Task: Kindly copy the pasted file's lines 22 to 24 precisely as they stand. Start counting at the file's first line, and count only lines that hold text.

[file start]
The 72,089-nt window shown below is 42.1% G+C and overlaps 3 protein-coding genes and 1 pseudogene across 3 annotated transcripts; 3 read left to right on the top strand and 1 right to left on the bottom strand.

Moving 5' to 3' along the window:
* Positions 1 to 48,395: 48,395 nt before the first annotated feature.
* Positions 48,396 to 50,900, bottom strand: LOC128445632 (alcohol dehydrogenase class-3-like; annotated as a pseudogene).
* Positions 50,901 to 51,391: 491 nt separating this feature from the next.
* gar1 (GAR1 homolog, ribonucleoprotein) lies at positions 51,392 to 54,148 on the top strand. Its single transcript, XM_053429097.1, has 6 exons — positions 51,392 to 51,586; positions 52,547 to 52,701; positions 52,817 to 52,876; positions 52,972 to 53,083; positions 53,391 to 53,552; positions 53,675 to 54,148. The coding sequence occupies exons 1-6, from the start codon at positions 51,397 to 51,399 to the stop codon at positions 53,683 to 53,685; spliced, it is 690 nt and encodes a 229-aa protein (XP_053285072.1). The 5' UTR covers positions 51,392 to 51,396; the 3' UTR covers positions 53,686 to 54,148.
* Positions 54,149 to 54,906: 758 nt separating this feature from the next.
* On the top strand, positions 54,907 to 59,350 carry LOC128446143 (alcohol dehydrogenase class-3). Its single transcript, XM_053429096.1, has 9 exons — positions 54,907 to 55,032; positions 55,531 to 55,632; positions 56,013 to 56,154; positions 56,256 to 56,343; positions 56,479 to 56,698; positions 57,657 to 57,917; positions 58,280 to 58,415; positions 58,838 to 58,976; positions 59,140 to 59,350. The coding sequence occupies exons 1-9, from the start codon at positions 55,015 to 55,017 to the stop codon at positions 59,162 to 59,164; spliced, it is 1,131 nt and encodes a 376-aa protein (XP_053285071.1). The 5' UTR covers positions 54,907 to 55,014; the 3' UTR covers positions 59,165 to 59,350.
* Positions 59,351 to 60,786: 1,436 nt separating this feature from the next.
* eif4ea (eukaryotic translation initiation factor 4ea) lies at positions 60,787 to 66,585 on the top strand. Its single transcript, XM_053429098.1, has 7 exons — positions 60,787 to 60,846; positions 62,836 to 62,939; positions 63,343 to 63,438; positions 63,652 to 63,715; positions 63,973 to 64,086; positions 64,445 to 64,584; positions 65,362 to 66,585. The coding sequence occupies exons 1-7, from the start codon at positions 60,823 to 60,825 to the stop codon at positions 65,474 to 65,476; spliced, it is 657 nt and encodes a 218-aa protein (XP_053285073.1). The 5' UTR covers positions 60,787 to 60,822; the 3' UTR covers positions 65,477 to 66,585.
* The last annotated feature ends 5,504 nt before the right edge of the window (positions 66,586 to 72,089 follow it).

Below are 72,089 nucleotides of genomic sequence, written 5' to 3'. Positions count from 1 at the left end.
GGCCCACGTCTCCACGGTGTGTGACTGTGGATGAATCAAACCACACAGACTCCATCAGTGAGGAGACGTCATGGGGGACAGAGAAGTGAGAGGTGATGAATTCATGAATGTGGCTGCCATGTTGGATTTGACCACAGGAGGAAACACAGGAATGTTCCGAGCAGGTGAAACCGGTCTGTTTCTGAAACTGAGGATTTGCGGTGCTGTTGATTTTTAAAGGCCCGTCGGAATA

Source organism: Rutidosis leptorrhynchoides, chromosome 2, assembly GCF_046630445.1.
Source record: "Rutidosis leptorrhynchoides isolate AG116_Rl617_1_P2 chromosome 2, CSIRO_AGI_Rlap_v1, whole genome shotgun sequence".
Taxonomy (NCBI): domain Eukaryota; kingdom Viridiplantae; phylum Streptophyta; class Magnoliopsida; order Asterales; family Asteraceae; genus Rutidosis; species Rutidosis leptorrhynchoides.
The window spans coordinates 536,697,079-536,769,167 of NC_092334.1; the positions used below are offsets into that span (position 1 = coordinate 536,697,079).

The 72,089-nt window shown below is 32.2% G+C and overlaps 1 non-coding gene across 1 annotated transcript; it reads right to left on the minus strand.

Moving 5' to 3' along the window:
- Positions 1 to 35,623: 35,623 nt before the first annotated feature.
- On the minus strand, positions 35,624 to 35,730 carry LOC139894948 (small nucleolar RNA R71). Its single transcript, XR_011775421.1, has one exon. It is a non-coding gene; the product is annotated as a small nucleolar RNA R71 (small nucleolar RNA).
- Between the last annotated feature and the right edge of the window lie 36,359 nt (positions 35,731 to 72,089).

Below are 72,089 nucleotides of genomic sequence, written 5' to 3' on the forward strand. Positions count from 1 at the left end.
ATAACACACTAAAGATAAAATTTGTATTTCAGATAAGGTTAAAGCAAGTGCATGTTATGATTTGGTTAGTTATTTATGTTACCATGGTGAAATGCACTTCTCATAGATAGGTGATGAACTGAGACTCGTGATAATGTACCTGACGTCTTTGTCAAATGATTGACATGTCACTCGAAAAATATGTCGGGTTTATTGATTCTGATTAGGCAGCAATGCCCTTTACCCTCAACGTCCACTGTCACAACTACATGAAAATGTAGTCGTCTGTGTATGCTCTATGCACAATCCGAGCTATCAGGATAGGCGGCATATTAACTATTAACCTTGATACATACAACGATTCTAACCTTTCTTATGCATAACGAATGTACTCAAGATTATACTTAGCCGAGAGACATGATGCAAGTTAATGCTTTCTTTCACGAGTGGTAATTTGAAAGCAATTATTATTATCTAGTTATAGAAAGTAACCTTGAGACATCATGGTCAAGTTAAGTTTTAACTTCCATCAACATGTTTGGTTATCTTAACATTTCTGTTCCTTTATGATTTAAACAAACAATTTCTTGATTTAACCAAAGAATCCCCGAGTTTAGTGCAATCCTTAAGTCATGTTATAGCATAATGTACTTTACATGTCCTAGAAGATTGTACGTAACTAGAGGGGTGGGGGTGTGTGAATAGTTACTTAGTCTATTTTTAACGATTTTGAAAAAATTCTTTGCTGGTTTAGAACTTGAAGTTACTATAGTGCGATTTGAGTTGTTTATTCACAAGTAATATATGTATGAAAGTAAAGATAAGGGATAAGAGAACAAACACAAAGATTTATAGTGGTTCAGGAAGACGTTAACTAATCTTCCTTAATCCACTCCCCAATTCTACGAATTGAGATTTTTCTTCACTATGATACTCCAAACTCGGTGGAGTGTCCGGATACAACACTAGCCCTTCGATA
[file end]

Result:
- Between the last annotated feature and the right edge of the window lie 36,359 nt (positions 35,731 to 72,089).

Below are 72,089 nucleotides of genomic sequence, written 5' to 3' on the forward strand. Positions count from 1 at the left end.
ATAACACACTAAAGATAAAATTTGTATTTCAGATAAGGTTAAAGCAAGTGCATGTTATGATTTGGTTAGTTATTTATGTTACCATGGTGAAATGCACTTCTCATAGATAGGTGATGAACTGAGACTCGTGATAATGTACCTGACGTCTTTGTCAAATGATTGACATGTCACTCGAAAAATATGTCGGGTTTATTGATTCTGATTAGGCAGCAATGCCCTTTACCCTCAACGTCCACTGTCACAACTACATGAAAATGTAGTCGTCTGTGTATGCTCTATGCACAATCCGAGCTATCAGGATAGGCGGCATATTAACTATTAACCTTGATACATACAACGATTCTAACCTTTCTTATGCATAACGAATGTACTCAAGATTATACTTAGCCGAGAGACATGATGCAAGTTAATGCTTTCTTTCACGAGTGGTAATTTGAAAGCAATTATTATTATCTAGTTATAGAAAGTAACCTTGAGACATCATGGTCAAGTTAAGTTTTAACTTCCATCAACATGTTTGGTTATCTTAACATTTCTGTTCCTTTATGATTTAAACAAACAATTTCTTGATTTAACCAAAGAATCCCCGAGTTTAGTGCAATCCTTAAGTCATGTTATAGCATAATGTACTTTACATGTCCTAGAAGATTGTACGTAACTAGAGGGGTGGGGGTGTGTGAATAGTTACTTAGTCTATTTTTAACGATTTTGAAAAAATTCTTTGCTGGTTTAGAACTTGAAGTTACTATAGTGCGATTTGAGTTGTTTATTCACAAGTAATATATGTATGAAAGTAAAGATAAGGGATAAGAGAACAAACACAAAGATTTATAGTGGTTCAGGAAGACGTTAACTAATCTTCCTTAATCCACTCCCCAATTCTACGAATTGAGATTTTTCTTCACTATGATACTCCAAACTCGGTGGAGTGTCCGGATACAACACTAGCCCTTCGATA